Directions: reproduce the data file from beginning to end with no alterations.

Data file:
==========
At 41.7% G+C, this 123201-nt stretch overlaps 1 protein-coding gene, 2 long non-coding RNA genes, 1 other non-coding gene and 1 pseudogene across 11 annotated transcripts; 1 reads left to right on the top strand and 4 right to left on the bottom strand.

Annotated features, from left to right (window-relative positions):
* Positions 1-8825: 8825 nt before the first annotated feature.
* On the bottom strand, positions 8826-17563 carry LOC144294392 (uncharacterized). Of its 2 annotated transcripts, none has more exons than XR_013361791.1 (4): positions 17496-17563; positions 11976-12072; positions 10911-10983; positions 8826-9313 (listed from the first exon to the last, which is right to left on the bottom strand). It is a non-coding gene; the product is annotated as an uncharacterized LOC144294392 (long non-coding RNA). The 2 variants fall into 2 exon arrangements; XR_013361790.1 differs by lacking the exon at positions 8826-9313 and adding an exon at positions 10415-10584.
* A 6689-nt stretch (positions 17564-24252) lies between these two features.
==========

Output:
At 41.7% G+C, this 123201-nt stretch overlaps 1 protein-coding gene, 2 long non-coding RNA genes, 1 other non-coding gene and 1 pseudogene across 11 annotated transcripts; 1 reads left to right on the top strand and 4 right to left on the bottom strand.

Annotated features, from left to right (window-relative positions):
* Positions 1-8825: 8825 nt before the first annotated feature.
* On the bottom strand, positions 8826-17563 carry LOC144294392 (uncharacterized). Of its 2 annotated transcripts, none has more exons than XR_013361791.1 (4): positions 17496-17563; positions 11976-12072; positions 10911-10983; positions 8826-9313 (listed from the first exon to the last, which is right to left on the bottom strand). It is a non-coding gene; the product is annotated as an uncharacterized LOC144294392 (long non-coding RNA). The 2 variants fall into 2 exon arrangements; XR_013361790.1 differs by lacking the exon at positions 8826-9313 and adding an exon at positions 10415-10584.
* A 6689-nt stretch (positions 17564-24252) lies between these two features.